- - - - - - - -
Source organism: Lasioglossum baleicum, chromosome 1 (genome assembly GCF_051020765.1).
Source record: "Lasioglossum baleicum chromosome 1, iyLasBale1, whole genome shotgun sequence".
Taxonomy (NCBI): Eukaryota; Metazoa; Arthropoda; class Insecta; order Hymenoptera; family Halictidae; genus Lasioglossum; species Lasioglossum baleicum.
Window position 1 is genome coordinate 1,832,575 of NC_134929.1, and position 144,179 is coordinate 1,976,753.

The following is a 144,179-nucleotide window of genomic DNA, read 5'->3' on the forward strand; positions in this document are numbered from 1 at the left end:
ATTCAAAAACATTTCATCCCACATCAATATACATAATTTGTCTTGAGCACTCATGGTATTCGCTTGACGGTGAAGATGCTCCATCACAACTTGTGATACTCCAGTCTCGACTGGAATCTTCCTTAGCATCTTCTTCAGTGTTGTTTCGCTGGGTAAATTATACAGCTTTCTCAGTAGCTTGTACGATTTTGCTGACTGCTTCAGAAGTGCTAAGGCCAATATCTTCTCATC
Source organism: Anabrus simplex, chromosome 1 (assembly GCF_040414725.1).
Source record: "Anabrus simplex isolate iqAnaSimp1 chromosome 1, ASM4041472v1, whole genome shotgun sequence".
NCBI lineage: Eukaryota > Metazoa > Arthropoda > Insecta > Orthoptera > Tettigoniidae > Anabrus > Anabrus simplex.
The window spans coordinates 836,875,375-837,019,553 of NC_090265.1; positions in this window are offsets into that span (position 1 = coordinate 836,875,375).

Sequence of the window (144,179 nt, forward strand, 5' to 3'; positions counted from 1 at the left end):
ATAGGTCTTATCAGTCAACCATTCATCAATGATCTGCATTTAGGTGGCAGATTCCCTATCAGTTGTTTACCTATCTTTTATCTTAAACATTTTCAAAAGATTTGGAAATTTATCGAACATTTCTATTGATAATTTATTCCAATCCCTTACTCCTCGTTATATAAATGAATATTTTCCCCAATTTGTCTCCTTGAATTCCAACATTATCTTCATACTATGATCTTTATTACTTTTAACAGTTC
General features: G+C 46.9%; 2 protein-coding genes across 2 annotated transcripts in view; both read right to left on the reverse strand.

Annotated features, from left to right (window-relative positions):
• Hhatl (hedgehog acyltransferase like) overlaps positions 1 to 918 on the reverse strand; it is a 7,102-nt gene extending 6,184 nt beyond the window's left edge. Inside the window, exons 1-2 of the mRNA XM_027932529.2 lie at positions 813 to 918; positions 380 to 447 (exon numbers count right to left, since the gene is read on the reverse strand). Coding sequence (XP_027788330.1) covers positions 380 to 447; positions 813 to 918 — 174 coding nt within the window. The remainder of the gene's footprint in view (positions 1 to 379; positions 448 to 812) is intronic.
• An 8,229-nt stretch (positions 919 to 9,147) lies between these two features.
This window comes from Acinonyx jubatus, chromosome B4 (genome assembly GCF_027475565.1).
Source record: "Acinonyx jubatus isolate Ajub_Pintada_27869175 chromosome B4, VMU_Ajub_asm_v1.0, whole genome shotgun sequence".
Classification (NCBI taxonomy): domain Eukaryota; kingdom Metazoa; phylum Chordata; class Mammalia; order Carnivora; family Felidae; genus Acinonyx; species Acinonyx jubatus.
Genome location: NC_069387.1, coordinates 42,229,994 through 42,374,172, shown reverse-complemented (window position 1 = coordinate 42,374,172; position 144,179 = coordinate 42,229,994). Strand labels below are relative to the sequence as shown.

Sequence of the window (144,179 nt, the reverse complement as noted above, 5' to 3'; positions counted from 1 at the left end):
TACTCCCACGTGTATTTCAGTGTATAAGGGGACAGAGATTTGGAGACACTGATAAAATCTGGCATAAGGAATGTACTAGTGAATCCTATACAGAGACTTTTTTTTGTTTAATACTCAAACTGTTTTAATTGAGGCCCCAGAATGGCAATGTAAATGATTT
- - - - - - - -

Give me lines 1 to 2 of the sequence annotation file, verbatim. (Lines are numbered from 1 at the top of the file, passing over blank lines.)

Source organism: Lasioglossum baleicum, chromosome 1 (genome assembly GCF_051020765.1).
Source record: "Lasioglossum baleicum chromosome 1, iyLasBale1, whole genome shotgun sequence".